WE’VE all heard the tales of the apple falling on Newton’s head and Archimedes leaping naked from his bath shrieking “Eureka!” Many of us have even heard that eBay was created by a guy who realized that he could help his fiancée sell Pez dispensers online.
The fact that all three of these epiphany stories are pure fiction stops us short. As humans, we want to believe that creativity and innovation come in flashes of pure brilliance, with great thunderclaps and echoing ahas. Innovators and other creative types, we believe, stand apart from the crowd, wielding secrets and magical talents beyond the rest of us.
Balderdash. Epiphany has little to do with either creativity or innovation. Instead, innovation is a slow process of accretion, building small insight upon interesting fact upon tried-and-true process. Just as an oyster wraps layer upon layer of nacre atop an offending piece of sand, ultimately yielding a pearl, innovation percolates within hard work over time.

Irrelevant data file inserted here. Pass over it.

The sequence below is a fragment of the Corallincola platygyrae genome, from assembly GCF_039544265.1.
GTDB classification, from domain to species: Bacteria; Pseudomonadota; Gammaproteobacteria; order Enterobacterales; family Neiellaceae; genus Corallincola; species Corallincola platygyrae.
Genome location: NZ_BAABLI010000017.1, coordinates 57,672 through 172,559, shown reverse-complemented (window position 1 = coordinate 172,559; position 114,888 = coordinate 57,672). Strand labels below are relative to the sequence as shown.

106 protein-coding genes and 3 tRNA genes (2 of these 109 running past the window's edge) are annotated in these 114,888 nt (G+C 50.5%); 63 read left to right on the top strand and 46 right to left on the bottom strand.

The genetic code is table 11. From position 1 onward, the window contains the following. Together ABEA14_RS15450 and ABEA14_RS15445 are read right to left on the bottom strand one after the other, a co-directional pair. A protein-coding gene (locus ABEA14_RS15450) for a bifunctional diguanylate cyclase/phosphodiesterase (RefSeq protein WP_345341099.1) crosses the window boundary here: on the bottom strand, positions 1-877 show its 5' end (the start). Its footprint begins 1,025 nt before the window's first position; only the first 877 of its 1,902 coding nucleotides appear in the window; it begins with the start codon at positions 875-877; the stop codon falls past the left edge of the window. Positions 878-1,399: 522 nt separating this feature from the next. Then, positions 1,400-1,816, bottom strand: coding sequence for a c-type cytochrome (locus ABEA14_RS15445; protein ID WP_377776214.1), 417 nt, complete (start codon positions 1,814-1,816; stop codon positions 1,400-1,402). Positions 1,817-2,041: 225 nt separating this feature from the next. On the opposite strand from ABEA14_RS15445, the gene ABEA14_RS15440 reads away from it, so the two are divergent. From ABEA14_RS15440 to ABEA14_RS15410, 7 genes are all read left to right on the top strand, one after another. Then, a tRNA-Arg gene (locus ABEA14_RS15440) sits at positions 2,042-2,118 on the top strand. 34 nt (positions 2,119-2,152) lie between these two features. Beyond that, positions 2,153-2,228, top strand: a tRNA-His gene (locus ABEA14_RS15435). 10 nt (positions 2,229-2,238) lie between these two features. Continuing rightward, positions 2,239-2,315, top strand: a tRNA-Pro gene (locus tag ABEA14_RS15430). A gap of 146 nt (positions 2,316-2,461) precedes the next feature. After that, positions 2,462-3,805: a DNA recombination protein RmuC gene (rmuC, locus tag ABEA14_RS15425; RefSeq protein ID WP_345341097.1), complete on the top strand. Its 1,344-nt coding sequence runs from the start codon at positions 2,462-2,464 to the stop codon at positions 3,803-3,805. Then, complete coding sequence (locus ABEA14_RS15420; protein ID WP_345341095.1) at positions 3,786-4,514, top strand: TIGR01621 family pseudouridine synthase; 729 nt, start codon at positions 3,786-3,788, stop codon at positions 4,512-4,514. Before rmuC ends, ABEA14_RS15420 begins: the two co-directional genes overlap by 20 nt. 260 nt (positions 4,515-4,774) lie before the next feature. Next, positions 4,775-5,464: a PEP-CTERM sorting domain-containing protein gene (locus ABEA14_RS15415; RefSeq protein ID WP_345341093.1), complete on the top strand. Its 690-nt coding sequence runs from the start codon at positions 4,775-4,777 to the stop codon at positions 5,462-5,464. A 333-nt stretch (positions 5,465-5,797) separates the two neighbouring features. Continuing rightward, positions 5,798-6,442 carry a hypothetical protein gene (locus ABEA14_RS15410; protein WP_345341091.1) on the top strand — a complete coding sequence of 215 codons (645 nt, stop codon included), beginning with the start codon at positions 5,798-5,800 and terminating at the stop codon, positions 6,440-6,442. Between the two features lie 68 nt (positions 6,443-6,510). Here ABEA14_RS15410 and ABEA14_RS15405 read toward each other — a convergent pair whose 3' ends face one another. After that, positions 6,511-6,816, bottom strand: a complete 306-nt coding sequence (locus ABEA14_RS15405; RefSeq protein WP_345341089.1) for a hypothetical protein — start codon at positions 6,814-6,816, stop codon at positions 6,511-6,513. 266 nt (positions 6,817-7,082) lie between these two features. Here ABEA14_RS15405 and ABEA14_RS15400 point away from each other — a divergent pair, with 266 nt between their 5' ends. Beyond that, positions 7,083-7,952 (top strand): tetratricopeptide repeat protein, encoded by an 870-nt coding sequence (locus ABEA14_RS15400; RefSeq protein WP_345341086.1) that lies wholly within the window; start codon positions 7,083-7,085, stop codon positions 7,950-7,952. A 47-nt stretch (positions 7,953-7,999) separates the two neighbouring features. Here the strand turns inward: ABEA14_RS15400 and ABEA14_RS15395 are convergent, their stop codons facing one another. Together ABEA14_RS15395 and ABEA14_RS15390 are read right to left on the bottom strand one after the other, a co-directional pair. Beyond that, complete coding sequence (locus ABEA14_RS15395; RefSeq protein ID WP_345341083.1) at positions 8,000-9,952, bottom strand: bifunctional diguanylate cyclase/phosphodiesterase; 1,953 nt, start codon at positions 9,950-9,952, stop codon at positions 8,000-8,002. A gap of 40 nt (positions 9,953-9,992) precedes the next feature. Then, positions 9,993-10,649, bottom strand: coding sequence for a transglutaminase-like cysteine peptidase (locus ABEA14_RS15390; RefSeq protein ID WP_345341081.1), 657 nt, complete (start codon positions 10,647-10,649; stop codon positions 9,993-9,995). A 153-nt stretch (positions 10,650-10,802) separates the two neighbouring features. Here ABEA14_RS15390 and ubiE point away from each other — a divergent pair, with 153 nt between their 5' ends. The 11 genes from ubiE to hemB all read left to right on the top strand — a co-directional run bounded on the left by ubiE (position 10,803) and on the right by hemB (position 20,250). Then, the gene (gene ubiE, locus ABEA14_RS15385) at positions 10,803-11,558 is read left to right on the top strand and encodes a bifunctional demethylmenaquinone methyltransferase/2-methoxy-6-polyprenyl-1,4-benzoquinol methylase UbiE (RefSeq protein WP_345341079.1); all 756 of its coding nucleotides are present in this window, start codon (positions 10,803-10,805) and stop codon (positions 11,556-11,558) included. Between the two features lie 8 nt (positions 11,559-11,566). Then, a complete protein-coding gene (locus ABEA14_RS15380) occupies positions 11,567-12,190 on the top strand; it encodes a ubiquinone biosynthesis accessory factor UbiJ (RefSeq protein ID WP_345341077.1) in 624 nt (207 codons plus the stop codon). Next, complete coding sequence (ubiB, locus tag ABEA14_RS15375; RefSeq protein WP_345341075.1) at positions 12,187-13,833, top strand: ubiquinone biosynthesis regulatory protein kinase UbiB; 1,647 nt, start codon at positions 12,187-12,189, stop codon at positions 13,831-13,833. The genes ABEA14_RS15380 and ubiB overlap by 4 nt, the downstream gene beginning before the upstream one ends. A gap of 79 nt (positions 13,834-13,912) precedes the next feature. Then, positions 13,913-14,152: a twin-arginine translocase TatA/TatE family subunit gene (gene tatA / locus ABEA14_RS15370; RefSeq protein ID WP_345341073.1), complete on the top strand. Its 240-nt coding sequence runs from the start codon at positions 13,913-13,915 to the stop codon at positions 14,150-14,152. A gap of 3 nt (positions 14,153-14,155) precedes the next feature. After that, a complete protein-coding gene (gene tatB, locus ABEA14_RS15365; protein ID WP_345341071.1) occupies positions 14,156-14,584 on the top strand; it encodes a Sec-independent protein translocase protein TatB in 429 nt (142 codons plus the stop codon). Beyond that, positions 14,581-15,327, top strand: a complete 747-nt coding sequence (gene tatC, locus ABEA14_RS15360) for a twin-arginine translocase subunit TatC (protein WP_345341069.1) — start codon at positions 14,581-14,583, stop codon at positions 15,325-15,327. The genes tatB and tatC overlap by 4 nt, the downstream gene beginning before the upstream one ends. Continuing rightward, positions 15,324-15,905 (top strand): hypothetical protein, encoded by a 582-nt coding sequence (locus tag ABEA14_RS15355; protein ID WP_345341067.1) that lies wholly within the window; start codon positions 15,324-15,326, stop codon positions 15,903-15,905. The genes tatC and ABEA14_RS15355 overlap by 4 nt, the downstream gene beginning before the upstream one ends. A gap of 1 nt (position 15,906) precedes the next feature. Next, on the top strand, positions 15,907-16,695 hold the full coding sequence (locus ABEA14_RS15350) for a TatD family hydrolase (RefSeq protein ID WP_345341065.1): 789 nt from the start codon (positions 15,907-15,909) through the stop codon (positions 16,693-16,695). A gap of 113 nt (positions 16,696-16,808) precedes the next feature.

“The most useful way to think of epiphany is as an occasional bonus of working on tough problems,” explains Scott Berkun in his 2007 book, “The Myths of Innovation.” “Most innovations come without epiphanies, and when powerful moments do happen, little knowledge is granted for how to find the next one. To focus on the magic moments is to miss the point. The goal isn’t the magic moment: it’s the end result of a useful innovation.”
Who knew? Thomas Edison, call your office. Read it all.
To comment on this article: To article and comments
© 2014 Kendall S. Harmon. All rights reserved.
For original material from Titusonenine (such as articles and commentary by Dr. Harmon) permission to copy and distribute free of charge is granted, provided this notice, the logo, and the web site address are visible on all copies. For permission for use in for-profit publications, please email KSHarmon[at]mindspring[dot]com